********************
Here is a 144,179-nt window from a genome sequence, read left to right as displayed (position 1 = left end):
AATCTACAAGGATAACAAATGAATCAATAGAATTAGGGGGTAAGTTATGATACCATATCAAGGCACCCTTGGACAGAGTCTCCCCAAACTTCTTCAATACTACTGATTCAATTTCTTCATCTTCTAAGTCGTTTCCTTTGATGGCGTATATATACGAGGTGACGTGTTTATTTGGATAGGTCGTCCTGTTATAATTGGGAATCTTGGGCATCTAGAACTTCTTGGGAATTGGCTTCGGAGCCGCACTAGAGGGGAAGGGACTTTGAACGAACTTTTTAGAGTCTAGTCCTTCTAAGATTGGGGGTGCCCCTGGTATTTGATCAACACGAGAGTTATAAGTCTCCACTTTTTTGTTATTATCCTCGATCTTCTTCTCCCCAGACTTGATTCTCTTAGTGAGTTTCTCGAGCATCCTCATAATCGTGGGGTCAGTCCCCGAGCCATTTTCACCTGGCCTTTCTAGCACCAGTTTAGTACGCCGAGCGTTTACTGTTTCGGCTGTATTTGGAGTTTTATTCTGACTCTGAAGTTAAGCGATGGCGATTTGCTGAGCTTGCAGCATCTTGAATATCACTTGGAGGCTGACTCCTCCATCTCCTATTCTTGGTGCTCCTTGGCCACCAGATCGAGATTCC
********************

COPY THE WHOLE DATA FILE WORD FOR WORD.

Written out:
Here is a 144,179-nt window from a genome sequence, read left to right as displayed (position 1 = left end):
AATCTACAAGGATAACAAATGAATCAATAGAATTAGGGGGTAAGTTATGATACCATATCAAGGCACCCTTGGACAGAGTCTCCCCAAACTTCTTCAATACTACTGATTCAATTTCTTCATCTTCTAAGTCGTTTCCTTTGATGGCGTATATATACGAGGTGACGTGTTTATTTGGATAGGTCGTCCTGTTATAATTGGGAATCTTGGGCATCTAGAACTTCTTGGGAATTGGCTTCGGAGCCGCACTAGAGGGGAAGGGACTTTGAACGAACTTTTTAGAGTCTAGTCCTTCTAAGATTGGGGGTGCCCCTGGTATTTGATCAACACGAGAGTTATAAGTCTCCACTTTTTTGTTATTATCCTCGATCTTCTTCTCCCCAGACTTGATTCTCTTAGTGAGTTTCTCGAGCATCCTCATAATCGTGGGGTCAGTCCCCGAGCCATTTTCACCTGGCCTTTCTAGCACCAGTTTAGTACGCCGAGCGTTTACTGTTTCGGCTGTATTTGGAGTTTTATTCTGACTCTGAAGTTAAGCGATGGCGATTTGCTGAGCTTGCAGCATCTTGAATATCACTTGGAGGCTGACTCCTCCATCTCCTATTCTTGGTGCTCCTTGGCCACCAGATCGAGATTCC